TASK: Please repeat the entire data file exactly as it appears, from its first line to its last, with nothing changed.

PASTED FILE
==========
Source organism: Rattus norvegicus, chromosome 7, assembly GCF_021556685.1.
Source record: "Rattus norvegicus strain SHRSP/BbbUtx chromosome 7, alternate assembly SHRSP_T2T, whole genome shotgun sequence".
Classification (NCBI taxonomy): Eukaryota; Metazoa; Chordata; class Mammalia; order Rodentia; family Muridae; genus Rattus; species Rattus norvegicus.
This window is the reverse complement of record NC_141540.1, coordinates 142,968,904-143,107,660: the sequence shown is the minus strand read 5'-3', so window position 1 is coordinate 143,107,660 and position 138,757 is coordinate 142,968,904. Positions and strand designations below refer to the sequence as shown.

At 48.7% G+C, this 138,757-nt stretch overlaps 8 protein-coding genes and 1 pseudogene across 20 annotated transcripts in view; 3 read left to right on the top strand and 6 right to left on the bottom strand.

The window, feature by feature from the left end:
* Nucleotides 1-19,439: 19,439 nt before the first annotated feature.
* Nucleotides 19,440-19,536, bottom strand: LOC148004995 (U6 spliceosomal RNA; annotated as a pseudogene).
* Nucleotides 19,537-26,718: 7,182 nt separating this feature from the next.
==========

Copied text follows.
Source organism: Rattus norvegicus, chromosome 7, assembly GCF_021556685.1.
Source record: "Rattus norvegicus strain SHRSP/BbbUtx chromosome 7, alternate assembly SHRSP_T2T, whole genome shotgun sequence".
Classification (NCBI taxonomy): Eukaryota; Metazoa; Chordata; class Mammalia; order Rodentia; family Muridae; genus Rattus; species Rattus norvegicus.
This window is the reverse complement of record NC_141540.1, coordinates 142,968,904-143,107,660: the sequence shown is the minus strand read 5'-3', so window position 1 is coordinate 143,107,660 and position 138,757 is coordinate 142,968,904. Positions and strand designations below refer to the sequence as shown.

At 48.7% G+C, this 138,757-nt stretch overlaps 8 protein-coding genes and 1 pseudogene across 20 annotated transcripts in view; 3 read left to right on the top strand and 6 right to left on the bottom strand.

The window, feature by feature from the left end:
* Nucleotides 1-19,439: 19,439 nt before the first annotated feature.
* Nucleotides 19,440-19,536, bottom strand: LOC148004995 (U6 spliceosomal RNA; annotated as a pseudogene).
* Nucleotides 19,537-26,718: 7,182 nt separating this feature from the next.